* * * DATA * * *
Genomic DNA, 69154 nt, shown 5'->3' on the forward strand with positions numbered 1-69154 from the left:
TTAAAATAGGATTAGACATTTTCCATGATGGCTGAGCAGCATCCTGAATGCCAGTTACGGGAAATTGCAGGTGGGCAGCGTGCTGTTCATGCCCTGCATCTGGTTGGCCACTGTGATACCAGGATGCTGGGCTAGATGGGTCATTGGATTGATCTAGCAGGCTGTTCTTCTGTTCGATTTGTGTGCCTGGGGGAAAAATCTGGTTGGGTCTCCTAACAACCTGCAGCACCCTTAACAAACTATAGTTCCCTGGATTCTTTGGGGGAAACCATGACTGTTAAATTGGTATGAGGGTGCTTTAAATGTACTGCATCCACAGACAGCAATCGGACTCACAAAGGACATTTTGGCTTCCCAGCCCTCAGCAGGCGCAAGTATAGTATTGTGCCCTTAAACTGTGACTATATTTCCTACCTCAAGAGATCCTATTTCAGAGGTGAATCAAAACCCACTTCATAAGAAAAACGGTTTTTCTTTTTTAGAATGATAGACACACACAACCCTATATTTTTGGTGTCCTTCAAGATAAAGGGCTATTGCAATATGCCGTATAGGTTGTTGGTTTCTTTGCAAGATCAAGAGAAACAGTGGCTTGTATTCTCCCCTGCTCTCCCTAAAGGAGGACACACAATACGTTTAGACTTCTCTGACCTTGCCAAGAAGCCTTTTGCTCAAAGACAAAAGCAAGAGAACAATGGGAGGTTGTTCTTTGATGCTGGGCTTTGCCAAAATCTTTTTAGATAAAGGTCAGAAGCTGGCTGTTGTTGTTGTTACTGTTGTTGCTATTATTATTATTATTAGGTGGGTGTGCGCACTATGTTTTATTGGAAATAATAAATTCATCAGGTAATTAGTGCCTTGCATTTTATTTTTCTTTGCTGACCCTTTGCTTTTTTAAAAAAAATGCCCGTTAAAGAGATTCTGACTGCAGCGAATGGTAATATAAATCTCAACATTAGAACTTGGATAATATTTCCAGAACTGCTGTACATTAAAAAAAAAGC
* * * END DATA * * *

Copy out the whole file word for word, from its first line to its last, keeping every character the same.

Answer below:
Genomic DNA, 69154 nt, shown 5'->3' on the forward strand with positions numbered 1-69154 from the left:
TTAAAATAGGATTAGACATTTTCCATGATGGCTGAGCAGCATCCTGAATGCCAGTTACGGGAAATTGCAGGTGGGCAGCGTGCTGTTCATGCCCTGCATCTGGTTGGCCACTGTGATACCAGGATGCTGGGCTAGATGGGTCATTGGATTGATCTAGCAGGCTGTTCTTCTGTTCGATTTGTGTGCCTGGGGGAAAAATCTGGTTGGGTCTCCTAACAACCTGCAGCACCCTTAACAAACTATAGTTCCCTGGATTCTTTGGGGGAAACCATGACTGTTAAATTGGTATGAGGGTGCTTTAAATGTACTGCATCCACAGACAGCAATCGGACTCACAAAGGACATTTTGGCTTCCCAGCCCTCAGCAGGCGCAAGTATAGTATTGTGCCCTTAAACTGTGACTATATTTCCTACCTCAAGAGATCCTATTTCAGAGGTGAATCAAAACCCACTTCATAAGAAAAACGGTTTTTCTTTTTTAGAATGATAGACACACACAACCCTATATTTTTGGTGTCCTTCAAGATAAAGGGCTATTGCAATATGCCGTATAGGTTGTTGGTTTCTTTGCAAGATCAAGAGAAACAGTGGCTTGTATTCTCCCCTGCTCTCCCTAAAGGAGGACACACAATACGTTTAGACTTCTCTGACCTTGCCAAGAAGCCTTTTGCTCAAAGACAAAAGCAAGAGAACAATGGGAGGTTGTTCTTTGATGCTGGGCTTTGCCAAAATCTTTTTAGATAAAGGTCAGAAGCTGGCTGTTGTTGTTGTTACTGTTGTTGCTATTATTATTATTATTAGGTGGGTGTGCGCACTATGTTTTATTGGAAATAATAAATTCATCAGGTAATTAGTGCCTTGCATTTTATTTTTCTTTGCTGACCCTTTGCTTTTTTAAAAAAAATGCCCGTTAAAGAGATTCTGACTGCAGCGAATGGTAATATAAATCTCAACATTAGAACTTGGATAATATTTCCAGAACTGCTGTACATTAAAAAAAAAGC